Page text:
Why does fiction make us feel so emotional sometimes? Rationally, my mind knows that the stories I read aren't true and are all completely made-up, but even knowing this, I can't help but find myself tearing up at certain well-written stories. Is there any reason to feel this way at all or is it all just a waste of emotion?

This raises a concern that goes back to Plato and Aristotle! Aristotle thought the function of art should be to bring us into an emotive state that would be the kind of state we would be in if the events depicted truly took place. "The plot...must be structured... that the one who is hearing the events unroll shudders with fear and feels pity at what happens which is what one would experience on hearing the plot of the Oedipus." Aristotle thought that experiencing a performance of some tragedy --which we know is not a reflection of what took place historically -- can be a way of refining our moral or ethical character and judgment. He thought our ability to make and experience works of art involving possible events --that did not occur in our world-- is a reflection of our greatness as humans.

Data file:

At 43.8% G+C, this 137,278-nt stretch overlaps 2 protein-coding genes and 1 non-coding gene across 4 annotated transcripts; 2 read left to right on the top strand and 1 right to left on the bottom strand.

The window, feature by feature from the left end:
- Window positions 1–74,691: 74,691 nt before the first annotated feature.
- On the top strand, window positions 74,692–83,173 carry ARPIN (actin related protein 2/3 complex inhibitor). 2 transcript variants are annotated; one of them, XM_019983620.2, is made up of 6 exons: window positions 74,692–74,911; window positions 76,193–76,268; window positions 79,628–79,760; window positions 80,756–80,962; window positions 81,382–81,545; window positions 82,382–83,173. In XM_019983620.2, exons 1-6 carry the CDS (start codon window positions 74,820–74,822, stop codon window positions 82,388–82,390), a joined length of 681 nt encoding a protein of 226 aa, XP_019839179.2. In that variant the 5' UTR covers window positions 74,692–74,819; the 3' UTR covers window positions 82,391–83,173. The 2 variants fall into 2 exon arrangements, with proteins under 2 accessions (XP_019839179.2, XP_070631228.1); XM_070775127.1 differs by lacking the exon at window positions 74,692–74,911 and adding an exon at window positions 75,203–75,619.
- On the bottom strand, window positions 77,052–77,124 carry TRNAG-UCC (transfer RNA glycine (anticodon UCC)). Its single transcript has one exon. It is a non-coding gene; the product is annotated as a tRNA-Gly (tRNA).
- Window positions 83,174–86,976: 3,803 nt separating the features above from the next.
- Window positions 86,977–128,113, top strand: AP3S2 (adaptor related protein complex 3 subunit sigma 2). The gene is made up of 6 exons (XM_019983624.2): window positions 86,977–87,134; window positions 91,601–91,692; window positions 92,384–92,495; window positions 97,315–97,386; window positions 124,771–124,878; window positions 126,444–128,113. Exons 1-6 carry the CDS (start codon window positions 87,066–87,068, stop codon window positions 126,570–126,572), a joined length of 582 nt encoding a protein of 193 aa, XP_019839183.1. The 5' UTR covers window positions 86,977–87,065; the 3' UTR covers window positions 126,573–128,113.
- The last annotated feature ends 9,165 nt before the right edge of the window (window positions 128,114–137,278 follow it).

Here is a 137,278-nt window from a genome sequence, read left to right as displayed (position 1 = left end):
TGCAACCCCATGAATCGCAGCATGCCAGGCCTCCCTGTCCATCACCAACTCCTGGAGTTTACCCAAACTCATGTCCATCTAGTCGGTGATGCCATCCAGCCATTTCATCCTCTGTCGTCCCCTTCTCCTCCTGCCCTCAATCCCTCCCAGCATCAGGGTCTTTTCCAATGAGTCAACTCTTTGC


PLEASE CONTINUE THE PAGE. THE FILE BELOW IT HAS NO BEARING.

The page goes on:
One way to articulate what takes place when we emote over characters in fictions is that the fictional work can be likened to a world. So, there is the world of Oedipus in which the main character kills his father and marries his mother, etc. Though our imaginative engagement, we can *as it were* enter that world, perhaps through the imaginative identification with a character or assuming the position of a witness or observer. A classic paper on this topic is "Fearing Fictions" by Kendall Walton. It is reprinted in the current, most widely sold anthology in aesthetics: Aesthetics; A comprehensive Anthology ed by Steven Cahn and Aaron Meskin.

You should also read, "How Can We Be Moved by the Fate of Anna Karenina?" by Colin Radford, and the literature that developed in response to it.

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